According to another aspect of the invention, the regulator comprises a valve located adjacent the motor, the valve opening and closing flow of refrigerant through the motor, and a controller for opening and closing the valve based on the pressure of the refrigerant downstream of the motor and upstream of the evaporator to regulate the refrigerant flowing into the motor and maintain the refrigerant in a high cavitation region within the motor, while maintaining refrigerant within the predetermined refrigerant pressure range in the motor.

According to another aspect of the invention, there is a method of suppressing sound resulting from recovering energy from an air conditioner having an evaporator that evaporates a cold expanded refrigerant, a heat removal device adapted to receive compressed refrigerant from a compressor and remove heat from at least a portion of the compressed refrigerant, and an energy recovery device having a motor, the method comprising, providing a sound suppression device in fluid communication with the heat removal device and the energy recovery device and positioned upstream of the energy recovery device, passing the cooled refrigerant through the motor, regulating the flow of the refrigerant through the motor and maintaining the refrigerant in a high cavitation region within the motor, and suppressing sounds resulting from the regulation of the flow of the refrigerant.

According to another aspect of the invention, the sounds are suppressed by dampening pressure pulses or pressure waves resulting from the regulation of the flow of the refrigerant.

According to another aspect of the invention, the sounds are suppressed by enabling flow into the sound suppression device to be continuous.

According to another aspect of the invention, the sounds are suppressed by enabling flow into the sound suppression device to continue after the flow through the motor is restricted.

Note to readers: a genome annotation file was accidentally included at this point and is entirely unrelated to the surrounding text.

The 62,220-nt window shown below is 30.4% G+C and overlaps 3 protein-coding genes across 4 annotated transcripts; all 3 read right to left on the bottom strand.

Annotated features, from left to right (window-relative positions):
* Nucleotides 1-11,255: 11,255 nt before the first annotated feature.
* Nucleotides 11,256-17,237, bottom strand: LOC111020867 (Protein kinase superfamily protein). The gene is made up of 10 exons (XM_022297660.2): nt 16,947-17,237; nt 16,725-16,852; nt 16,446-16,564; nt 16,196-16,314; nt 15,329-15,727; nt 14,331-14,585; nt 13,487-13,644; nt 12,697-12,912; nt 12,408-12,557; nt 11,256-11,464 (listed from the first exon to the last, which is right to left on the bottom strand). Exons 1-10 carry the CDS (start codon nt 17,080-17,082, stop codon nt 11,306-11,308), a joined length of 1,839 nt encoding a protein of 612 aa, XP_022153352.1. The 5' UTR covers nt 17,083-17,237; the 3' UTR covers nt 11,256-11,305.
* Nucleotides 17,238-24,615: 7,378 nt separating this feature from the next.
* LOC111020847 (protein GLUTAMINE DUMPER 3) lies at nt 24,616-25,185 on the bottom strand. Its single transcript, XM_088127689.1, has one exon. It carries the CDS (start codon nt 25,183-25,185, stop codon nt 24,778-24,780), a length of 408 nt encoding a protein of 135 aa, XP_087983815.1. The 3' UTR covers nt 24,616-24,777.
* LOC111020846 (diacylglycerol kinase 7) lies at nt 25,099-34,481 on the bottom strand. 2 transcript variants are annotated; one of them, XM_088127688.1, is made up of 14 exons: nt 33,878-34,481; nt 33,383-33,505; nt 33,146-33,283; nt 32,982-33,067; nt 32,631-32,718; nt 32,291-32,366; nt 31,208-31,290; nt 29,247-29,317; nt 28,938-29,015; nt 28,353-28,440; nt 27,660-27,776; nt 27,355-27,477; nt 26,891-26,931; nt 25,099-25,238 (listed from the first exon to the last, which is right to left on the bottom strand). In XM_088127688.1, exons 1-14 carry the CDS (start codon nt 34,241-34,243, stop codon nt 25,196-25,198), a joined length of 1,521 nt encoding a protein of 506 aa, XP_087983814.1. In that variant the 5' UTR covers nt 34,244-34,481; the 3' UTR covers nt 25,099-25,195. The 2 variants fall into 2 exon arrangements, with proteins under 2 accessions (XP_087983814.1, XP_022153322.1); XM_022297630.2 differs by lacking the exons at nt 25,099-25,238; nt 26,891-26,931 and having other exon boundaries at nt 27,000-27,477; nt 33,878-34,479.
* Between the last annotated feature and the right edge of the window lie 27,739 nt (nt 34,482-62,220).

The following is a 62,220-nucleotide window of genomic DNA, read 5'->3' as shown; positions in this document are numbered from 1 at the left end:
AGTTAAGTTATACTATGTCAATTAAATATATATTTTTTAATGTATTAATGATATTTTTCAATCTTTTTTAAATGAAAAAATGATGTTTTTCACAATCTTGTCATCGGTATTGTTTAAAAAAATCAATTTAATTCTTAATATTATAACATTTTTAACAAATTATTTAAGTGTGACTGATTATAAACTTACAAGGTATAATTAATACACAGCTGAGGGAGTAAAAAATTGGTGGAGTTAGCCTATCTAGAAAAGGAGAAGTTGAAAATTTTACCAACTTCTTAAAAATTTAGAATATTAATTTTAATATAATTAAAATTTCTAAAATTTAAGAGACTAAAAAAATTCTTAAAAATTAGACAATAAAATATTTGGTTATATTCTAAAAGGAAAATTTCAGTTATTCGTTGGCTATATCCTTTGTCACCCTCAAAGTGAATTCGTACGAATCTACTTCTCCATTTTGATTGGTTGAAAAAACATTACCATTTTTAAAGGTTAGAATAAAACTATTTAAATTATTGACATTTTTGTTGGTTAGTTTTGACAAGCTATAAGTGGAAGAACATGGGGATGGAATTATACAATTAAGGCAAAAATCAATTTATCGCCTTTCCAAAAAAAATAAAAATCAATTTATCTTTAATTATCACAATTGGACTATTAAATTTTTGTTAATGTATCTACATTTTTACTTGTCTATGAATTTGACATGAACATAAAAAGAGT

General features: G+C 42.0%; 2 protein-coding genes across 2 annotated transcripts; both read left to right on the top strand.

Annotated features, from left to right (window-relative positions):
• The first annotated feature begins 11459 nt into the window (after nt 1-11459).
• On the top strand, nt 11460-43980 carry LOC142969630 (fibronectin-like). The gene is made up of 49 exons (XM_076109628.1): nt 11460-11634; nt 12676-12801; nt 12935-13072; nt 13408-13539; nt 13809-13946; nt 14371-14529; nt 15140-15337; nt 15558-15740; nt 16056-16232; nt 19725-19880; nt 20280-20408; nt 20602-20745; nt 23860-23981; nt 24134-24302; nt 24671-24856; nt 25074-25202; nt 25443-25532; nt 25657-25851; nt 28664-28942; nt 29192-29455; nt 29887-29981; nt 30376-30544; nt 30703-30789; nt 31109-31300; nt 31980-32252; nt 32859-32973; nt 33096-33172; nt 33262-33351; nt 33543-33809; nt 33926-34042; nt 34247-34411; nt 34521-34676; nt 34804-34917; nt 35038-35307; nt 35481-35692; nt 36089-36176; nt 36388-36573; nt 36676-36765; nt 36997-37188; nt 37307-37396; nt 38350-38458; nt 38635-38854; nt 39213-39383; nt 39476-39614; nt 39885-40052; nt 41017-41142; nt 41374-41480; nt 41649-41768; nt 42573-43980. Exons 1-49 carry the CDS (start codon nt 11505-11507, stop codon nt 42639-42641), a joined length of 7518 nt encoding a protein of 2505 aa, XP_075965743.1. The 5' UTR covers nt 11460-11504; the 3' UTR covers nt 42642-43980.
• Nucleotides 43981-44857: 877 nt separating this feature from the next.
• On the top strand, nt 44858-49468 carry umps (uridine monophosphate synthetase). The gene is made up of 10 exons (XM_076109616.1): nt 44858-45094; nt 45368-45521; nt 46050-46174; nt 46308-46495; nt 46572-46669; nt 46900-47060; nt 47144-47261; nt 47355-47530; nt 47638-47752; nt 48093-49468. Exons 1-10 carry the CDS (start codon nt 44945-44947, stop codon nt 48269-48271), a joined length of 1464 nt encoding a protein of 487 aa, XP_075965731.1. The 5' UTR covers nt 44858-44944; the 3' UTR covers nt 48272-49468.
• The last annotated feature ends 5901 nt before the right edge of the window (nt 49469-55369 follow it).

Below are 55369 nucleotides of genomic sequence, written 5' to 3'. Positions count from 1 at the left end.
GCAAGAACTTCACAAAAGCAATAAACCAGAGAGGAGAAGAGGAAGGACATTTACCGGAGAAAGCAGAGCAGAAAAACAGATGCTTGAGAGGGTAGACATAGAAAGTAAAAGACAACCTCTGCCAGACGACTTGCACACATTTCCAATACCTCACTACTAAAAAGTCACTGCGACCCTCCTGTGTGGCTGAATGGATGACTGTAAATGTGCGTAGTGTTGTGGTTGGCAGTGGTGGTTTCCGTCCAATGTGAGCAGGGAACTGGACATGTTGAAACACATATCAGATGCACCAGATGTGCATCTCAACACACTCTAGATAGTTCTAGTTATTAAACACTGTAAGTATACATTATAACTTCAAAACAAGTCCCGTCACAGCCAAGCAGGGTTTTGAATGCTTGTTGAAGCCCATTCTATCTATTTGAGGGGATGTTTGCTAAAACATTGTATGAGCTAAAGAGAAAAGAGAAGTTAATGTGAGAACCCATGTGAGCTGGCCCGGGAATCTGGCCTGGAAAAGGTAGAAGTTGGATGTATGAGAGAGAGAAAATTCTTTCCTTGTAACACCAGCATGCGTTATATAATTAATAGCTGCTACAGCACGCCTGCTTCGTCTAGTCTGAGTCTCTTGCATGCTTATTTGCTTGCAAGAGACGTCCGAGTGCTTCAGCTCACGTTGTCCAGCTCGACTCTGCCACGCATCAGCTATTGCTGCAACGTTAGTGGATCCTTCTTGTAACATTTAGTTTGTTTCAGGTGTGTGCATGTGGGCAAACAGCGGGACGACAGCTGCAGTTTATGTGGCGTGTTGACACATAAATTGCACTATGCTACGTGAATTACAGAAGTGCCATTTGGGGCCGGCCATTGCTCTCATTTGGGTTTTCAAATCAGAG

According to another aspect of the invention, the rate of pressure increase of the refrigerant at a location upstream from the energy recovery device and downstream from the heat removal device is decreased as compared to the rate of pressure increase in an air conditioner without the sound suppression device.

According to another aspect of the invention, the sounds are suppressed by enabling flow from the heat removal device to be substantially continuous.

According to another aspect of the invention, the sounds are suppressed by preventing a sudden increase in refrigerant pressure upstream from the energy recovery device when the flow of refrigerant is regulated.

According to another aspect of the invention, there is an air conditioner comprising, at least one evaporator that evaporates a cold refrigerant, at least one heat removal device adapted to receive compressed refrigerant and remove heat from at least a portion of the compressed refrigerant, at least one flow restriction device adapted to abruptly decrease the flow of refrigerant from the heat removal device towards the evaporator at at least one location between the heat removal device and the evaporator, and a sound suppression device in fluid communication with the heat removal device and the evaporator and positioned upstream of the flow restriction device and downstream of the heat removal device.

According to another aspect of the invention, refrigerant flows into the sound suppression device after refrigerant flow is substantially restricted from flowing towards the evaporator.

According to another aspect of the invention, the sound suppression device is adapted to prevent a sudden increase in refrigerant pressure upstream from the flow restriction device when the flow restriction device restricts the flow of refrigerant towards the evaporator.

According to another aspect of the invention, energy of a pressure pulse created by the flow restriction device resulting from the flow restriction device restricting the flow of refrigerant towards the evaporator is substantially reduced.

According to another aspect of the invention, the time for the pressure to rise at a location upstream from the flow restriction device and downstream from the heat removal device when the flow restriction device restricts the flow of refrigerant towards the evaporator is substantially extended.

BRIEF DESCRIPTION OF THE DRAWINGS